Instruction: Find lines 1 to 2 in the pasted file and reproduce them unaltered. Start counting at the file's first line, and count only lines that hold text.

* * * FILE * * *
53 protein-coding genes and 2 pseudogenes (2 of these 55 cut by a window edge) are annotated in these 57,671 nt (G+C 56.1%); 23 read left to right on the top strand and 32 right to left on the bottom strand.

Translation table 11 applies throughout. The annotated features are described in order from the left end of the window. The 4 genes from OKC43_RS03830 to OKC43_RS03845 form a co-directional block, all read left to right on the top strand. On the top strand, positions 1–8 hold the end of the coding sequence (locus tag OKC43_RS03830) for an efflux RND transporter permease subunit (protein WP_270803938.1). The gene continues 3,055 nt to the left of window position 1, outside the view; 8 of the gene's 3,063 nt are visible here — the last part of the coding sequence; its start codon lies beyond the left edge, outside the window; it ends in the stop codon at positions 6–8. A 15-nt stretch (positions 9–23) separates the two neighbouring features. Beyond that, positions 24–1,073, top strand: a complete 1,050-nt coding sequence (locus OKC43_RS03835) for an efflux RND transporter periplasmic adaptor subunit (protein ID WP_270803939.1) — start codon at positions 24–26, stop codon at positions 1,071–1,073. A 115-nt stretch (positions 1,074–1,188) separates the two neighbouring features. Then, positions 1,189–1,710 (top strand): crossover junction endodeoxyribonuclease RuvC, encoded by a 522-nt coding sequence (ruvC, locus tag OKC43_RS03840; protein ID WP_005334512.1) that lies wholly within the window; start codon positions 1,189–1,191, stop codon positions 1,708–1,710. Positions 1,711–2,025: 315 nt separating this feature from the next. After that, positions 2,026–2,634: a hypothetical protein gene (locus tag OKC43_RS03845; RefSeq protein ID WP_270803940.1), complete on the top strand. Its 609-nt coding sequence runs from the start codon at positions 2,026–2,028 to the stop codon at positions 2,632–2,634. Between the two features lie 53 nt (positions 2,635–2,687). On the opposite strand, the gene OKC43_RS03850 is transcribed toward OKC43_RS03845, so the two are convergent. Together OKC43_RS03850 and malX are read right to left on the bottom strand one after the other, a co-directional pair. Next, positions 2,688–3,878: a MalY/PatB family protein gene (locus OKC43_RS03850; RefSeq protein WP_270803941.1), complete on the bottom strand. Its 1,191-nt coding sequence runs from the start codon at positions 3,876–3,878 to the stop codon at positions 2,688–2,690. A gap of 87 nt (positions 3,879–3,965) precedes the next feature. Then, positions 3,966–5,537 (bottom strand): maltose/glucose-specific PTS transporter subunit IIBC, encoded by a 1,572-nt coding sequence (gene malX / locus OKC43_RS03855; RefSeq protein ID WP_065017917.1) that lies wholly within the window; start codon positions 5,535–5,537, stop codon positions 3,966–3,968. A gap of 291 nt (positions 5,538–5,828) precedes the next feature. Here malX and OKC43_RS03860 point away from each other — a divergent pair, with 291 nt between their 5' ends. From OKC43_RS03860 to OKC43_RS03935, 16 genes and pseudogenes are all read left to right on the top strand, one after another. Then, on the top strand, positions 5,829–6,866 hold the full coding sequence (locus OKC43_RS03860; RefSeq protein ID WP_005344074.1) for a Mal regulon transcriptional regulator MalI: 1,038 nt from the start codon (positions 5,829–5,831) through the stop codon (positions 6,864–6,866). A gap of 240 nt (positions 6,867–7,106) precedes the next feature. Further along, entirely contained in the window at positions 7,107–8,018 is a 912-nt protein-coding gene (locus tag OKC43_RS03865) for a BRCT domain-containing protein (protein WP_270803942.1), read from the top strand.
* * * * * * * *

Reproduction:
53 protein-coding genes and 2 pseudogenes (2 of these 55 cut by a window edge) are annotated in these 57,671 nt (G+C 56.1%); 23 read left to right on the top strand and 32 right to left on the bottom strand.

Translation table 11 applies throughout. The annotated features are described in order from the left end of the window. The 4 genes from OKC43_RS03830 to OKC43_RS03845 form a co-directional block, all read left to right on the top strand. On the top strand, positions 1–8 hold the end of the coding sequence (locus tag OKC43_RS03830) for an efflux RND transporter permease subunit (protein WP_270803938.1). The gene continues 3,055 nt to the left of window position 1, outside the view; 8 of the gene's 3,063 nt are visible here — the last part of the coding sequence; its start codon lies beyond the left edge, outside the window; it ends in the stop codon at positions 6–8. A 15-nt stretch (positions 9–23) separates the two neighbouring features. Beyond that, positions 24–1,073, top strand: a complete 1,050-nt coding sequence (locus OKC43_RS03835) for an efflux RND transporter periplasmic adaptor subunit (protein ID WP_270803939.1) — start codon at positions 24–26, stop codon at positions 1,071–1,073. A 115-nt stretch (positions 1,074–1,188) separates the two neighbouring features. Then, positions 1,189–1,710 (top strand): crossover junction endodeoxyribonuclease RuvC, encoded by a 522-nt coding sequence (ruvC, locus tag OKC43_RS03840; protein ID WP_005334512.1) that lies wholly within the window; start codon positions 1,189–1,191, stop codon positions 1,708–1,710. Positions 1,711–2,025: 315 nt separating this feature from the next. After that, positions 2,026–2,634: a hypothetical protein gene (locus tag OKC43_RS03845; RefSeq protein ID WP_270803940.1), complete on the top strand. Its 609-nt coding sequence runs from the start codon at positions 2,026–2,028 to the stop codon at positions 2,632–2,634. Between the two features lie 53 nt (positions 2,635–2,687). On the opposite strand, the gene OKC43_RS03850 is transcribed toward OKC43_RS03845, so the two are convergent. Together OKC43_RS03850 and malX are read right to left on the bottom strand one after the other, a co-directional pair. Next, positions 2,688–3,878: a MalY/PatB family protein gene (locus OKC43_RS03850; RefSeq protein WP_270803941.1), complete on the bottom strand. Its 1,191-nt coding sequence runs from the start codon at positions 3,876–3,878 to the stop codon at positions 2,688–2,690. A gap of 87 nt (positions 3,879–3,965) precedes the next feature. Then, positions 3,966–5,537 (bottom strand): maltose/glucose-specific PTS transporter subunit IIBC, encoded by a 1,572-nt coding sequence (gene malX / locus OKC43_RS03855; RefSeq protein ID WP_065017917.1) that lies wholly within the window; start codon positions 5,535–5,537, stop codon positions 3,966–3,968. A gap of 291 nt (positions 5,538–5,828) precedes the next feature. Here malX and OKC43_RS03860 point away from each other — a divergent pair, with 291 nt between their 5' ends. From OKC43_RS03860 to OKC43_RS03935, 16 genes and pseudogenes are all read left to right on the top strand, one after another. Then, on the top strand, positions 5,829–6,866 hold the full coding sequence (locus OKC43_RS03860; RefSeq protein ID WP_005344074.1) for a Mal regulon transcriptional regulator MalI: 1,038 nt from the start codon (positions 5,829–5,831) through the stop codon (positions 6,864–6,866). A gap of 240 nt (positions 6,867–7,106) precedes the next feature. Further along, entirely contained in the window at positions 7,107–8,018 is a 912-nt protein-coding gene (locus tag OKC43_RS03865) for a BRCT domain-containing protein (protein WP_270803942.1), read from the top strand.